Six impossible things

Is this a trick question?

My walking partner and I were talking the other day about the sorts of assumptions people make about books, and she said something that made me pause to think. I can’t give you the exact phrasing, but the basic sense of it was that literary and mainstream fiction is, as a general rule, a lot more consciously thematic than genre fiction.

Not that genre fiction doesn’t have themes; on the contrary, there are at least as many strongly thematic writers in genre fiction as there are in literary or mainstream fiction. It’s just that the theme isn’t front and center in the same ways. Often, even (or especially) for the most strongly theme-oriented writers, the themes arise from the interaction between the plot and characters, rather than being deliberately planned out before the book is even started.

This aspect of the Great Genre Divide has a couple of interesting implications. Teachers and professors of English Lit and Language Arts tend to study literary fiction primarily; teachers of Creative Writing also skew heavily in that direction. This means that anyone coming up through the U.S. school system is pretty much guaranteed to get the impression that theme is not only really, really important, but also something that all writers have to think about and plan carefully in advance.

This misconception is not particularly harmful to readers, though some writers find the assumption that they start with theme to be annoying. For writers, though, it can (and often is) very problematic, especially for the plot-and-character centered writers that genre fiction tends to attract. Because if you feel that you must start with X, regardless of all other considerations, you are pretty much guaranteed to have a hard time unless you happen to be one of the writers who just naturally does start off that way. And starting with theme is particularly problematic for me personally.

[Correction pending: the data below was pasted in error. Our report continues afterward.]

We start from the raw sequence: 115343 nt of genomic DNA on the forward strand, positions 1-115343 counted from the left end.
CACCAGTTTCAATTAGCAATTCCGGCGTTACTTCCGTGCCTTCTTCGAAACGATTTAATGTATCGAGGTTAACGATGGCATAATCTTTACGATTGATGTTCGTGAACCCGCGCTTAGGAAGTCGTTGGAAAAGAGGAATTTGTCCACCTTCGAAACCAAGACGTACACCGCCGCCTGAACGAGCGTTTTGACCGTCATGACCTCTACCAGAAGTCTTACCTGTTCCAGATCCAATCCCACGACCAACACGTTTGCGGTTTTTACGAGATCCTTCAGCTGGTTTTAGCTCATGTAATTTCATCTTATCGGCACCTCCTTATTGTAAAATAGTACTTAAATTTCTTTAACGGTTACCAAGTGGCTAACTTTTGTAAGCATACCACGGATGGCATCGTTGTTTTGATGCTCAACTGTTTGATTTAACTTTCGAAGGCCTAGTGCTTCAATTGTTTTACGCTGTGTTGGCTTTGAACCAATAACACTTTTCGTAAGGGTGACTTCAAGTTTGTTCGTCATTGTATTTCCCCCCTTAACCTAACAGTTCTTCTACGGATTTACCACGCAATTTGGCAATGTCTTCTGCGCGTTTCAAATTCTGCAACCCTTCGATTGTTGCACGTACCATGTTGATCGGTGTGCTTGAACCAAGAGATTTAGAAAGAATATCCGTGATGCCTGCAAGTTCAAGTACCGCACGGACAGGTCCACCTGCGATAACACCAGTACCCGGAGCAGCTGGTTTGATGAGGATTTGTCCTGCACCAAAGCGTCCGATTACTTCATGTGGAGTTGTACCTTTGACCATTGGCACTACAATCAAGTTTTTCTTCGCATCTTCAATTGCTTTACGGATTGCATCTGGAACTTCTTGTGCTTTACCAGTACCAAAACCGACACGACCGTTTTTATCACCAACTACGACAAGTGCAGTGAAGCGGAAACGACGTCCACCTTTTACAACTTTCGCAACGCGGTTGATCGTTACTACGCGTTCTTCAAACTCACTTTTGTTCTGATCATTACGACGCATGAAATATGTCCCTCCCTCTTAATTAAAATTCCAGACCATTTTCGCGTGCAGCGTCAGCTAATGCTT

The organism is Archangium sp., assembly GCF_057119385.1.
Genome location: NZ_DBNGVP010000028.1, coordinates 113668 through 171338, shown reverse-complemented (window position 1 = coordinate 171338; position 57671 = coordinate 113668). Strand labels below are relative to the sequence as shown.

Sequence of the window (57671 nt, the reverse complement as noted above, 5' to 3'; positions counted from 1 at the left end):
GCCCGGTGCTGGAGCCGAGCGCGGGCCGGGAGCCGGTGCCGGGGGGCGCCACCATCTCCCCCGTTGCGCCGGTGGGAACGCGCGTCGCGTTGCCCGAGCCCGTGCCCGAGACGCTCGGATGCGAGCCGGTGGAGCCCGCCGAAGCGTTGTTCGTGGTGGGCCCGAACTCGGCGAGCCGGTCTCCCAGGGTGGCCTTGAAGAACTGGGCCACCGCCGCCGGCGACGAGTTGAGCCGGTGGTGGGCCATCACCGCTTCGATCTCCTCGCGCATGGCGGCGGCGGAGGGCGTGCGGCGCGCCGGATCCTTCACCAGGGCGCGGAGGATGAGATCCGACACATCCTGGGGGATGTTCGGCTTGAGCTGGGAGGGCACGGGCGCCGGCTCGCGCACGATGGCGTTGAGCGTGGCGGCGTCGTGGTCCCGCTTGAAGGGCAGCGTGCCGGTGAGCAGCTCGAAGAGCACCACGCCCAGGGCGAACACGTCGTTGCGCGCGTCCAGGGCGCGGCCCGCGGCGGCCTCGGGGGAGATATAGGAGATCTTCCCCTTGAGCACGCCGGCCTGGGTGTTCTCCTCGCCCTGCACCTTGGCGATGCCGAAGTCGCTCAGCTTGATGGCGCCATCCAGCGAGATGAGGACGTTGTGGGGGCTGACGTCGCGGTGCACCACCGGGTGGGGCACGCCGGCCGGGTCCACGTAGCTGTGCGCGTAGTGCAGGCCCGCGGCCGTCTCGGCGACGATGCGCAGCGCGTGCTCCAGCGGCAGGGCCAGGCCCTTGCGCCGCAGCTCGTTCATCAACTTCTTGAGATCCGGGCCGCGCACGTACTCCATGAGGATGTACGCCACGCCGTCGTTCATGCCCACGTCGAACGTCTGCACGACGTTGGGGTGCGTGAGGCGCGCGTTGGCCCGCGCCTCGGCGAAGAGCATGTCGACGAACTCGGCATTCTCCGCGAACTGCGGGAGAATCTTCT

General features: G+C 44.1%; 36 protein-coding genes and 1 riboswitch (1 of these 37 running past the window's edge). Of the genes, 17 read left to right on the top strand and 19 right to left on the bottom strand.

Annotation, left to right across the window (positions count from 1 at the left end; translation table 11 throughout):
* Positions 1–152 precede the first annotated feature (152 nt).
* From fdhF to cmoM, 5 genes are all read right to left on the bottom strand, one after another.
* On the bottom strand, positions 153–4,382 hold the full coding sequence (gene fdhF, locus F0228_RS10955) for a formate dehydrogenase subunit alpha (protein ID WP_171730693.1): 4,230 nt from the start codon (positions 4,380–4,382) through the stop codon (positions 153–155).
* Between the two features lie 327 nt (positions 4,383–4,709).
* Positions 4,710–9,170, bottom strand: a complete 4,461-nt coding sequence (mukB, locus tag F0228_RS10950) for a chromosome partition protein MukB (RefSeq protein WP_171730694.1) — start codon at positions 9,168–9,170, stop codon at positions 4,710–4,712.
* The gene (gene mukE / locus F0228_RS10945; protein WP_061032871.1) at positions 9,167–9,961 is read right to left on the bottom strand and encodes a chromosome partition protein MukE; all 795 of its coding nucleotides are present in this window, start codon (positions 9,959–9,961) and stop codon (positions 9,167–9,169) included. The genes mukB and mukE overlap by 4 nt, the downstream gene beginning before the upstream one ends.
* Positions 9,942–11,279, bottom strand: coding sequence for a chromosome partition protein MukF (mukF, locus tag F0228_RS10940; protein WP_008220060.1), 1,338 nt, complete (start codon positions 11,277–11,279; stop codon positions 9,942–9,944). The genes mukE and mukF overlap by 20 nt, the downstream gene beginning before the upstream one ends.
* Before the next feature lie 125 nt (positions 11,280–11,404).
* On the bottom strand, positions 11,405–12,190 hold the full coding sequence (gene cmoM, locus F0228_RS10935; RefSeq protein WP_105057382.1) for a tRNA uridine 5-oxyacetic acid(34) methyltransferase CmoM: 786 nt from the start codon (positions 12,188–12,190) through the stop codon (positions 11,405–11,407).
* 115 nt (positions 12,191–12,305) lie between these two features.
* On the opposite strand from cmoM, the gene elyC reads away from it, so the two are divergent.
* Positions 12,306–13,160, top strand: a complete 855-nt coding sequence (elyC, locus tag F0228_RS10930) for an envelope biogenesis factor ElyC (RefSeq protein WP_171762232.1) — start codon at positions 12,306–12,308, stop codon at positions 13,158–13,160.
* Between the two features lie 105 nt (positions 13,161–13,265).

Because I’m one of those writers who really can’t start with theme. Or even think about it much while I’m in the process of writing, really. I’ve tried a time or two, and every time I try to come up with “what this book is about,” I a) get it completely wrong, and b) find it impossible to make forward progress as long as I’m thinking about theme and not plot or characters.

So I am always bemused when readers want to talk to me about the themes of my books. I’m particularly bemused when somebody gets it right. I can tell when somebody else comes up with what the theme is; there’s a sort of internal recognition, “Oh, yes, of course!” And then I forget almost immediately, so that when the next person asks about that book, I’m just as much at a loss as I ever was.

The thing about theme, I think, is that it’s almost as much about what the reader brings to the work as it is about what the writer put there (consciously or not). And I think that it matters which is which, on several levels. The conscious intentions of the author are as relevant as his/her unconscious worldview … and the way the reader’s worldview and unconscious assumptions interact with both of those.

Theme is probably one of the most subjective parts of fiction. The plot (what happened) and the characters (who it happened to) are usually fairly clear, but you can argue about theme forever. It is also amazingly easy for a reader with a strong worldview to take a piece of fiction with a plot and characters that they like and warp the theme to suit the reader’s own notions, regardless of whatever the author consciously or unconsciously put into the work. Which is why I’ve had different readers tell me disapprovingly that my work is Satanic, pagan, Christian; feminist, anti-woman, anti-male; too complicated, simplistic, radical, or traditional; and quite a few other mutually-contradictory things besides.

I know better than to argue with folks like this. The beliefs and attitudes that people bring with them to my work are not something I can control or change; about all I can say when someone comes up with something really off the wall is, “Well, that’s an interesting way of looking at it.”